Whoever said “If it ain’t broke, don’t fix it” never had to pay a plumber to fix a damaging and expensive problem that could have been avoided with a little preventive care and maintenance. If you own an office building, neglect its plumbing at your peril; that burst pipe that could flood a bathroom in a single-family home could cost you a lot more.
A plumbing disaster that prevents people from using the bathroom, wreaks havoc on the electrical system or requires a building closure (for fire safety reasons) leads to lost productivity, angry employees and, ultimately, fewer renters. So it behooves you to have your commercial building’s plumbing inspected regularly.
The importance of regular plumbing inspections
Hire a professional plumber for regular, annual inspections of your building’s plumbing system. Even if all the toilets, sinks and drinking fountains seem to be working fine, pipe gremlins could be gearing up for an attack.
Cracks, leaks, loose fittings and sediment build-up occur over time and can lead to low pressure, burst pipes and wasted water (that you have to pay for). And it isn’t just incoming city water that you and your plumber need to consider; wastewater pipes and controls that are blocked, cracked or leaking can turn a think tank into a stink tank, not to mention a health hazard.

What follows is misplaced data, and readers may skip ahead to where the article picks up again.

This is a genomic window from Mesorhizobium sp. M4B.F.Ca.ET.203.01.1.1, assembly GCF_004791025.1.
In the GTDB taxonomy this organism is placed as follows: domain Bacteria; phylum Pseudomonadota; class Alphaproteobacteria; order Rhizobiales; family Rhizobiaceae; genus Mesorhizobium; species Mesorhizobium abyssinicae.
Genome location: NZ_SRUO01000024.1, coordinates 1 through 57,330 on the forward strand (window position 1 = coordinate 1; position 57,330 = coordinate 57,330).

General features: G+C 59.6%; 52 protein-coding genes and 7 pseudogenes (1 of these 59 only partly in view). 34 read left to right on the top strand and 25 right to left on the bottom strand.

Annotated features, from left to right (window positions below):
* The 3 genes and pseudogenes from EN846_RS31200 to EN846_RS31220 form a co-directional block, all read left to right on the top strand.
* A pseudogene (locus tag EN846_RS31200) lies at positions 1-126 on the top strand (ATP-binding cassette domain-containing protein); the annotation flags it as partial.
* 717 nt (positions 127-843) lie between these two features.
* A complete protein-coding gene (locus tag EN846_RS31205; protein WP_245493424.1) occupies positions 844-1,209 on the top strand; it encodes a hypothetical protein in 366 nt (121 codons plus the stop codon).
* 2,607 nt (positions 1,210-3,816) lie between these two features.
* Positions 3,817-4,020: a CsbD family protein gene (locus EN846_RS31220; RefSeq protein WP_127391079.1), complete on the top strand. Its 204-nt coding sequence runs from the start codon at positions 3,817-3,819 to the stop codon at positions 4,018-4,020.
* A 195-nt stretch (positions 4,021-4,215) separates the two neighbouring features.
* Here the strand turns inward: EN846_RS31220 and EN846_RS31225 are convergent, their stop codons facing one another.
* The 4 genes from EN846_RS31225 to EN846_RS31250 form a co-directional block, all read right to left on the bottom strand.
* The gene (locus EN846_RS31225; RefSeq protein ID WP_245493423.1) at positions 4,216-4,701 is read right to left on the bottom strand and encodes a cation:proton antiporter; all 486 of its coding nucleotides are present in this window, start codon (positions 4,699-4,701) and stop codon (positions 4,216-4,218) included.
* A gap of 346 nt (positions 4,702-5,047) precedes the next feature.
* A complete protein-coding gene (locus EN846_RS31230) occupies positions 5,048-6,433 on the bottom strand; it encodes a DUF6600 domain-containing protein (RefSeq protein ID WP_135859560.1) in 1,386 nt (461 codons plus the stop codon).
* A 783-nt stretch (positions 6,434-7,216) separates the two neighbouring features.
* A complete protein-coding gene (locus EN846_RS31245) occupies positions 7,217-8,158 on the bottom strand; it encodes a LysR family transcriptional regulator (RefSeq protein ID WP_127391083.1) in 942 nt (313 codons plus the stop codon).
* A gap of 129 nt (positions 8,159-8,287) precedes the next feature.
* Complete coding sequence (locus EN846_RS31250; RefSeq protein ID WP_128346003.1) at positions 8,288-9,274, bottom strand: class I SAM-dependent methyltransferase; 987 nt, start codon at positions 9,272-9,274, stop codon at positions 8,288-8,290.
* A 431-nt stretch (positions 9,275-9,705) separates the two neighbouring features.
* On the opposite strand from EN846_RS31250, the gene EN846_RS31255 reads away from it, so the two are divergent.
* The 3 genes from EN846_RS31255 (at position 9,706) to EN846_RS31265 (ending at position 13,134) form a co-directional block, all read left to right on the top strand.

Inspection of waste removal systems should include an examination of your main sewer line. Tree roots can cause cracks or misaligned joints, and sludge build-up and foreign objects can cause sewage to back up. Full repair of these problems is not cheap if they get worse.
If your business or one of your renters’ businesses rely on water in their daily dealings — a laundromat, for example — regular inspections become even more important. You should encourage (or even require) these types of renters to regularly have a plumber inspect their own pipes, valves and connector hoses for leaks, cracks and corrosion.
Don’t forget your fire suppression system
Don’t forget to include your fire suppression and sprinkler system in your inspection schedule. A professional inspection of your fire suppression system involves checking valves and sprinklers for corrosion or blockage, examining pipes for signs of obstruction, verifying that emergency fire hoses aren’t damaged and testing the system to make sure all is working as it should.
Tenant safety should be enough of an incentive to get your emergency systems inspected, but if it isn’t, this surely is: Imagine the fines and hassle if authorities find that your commercial building falls short of code regulations and local safety ordinances.
An ounce of prevention is worth a pound — or, in this case, a gallon — of cure. Small fractures or loose fittings in your plumbing can turn into big, expensive problems if they’re left untreated. Paying a plumber to inspect your plumbing once a year is a small price to pay when you consider the possible catastrophes that could result from neglect.
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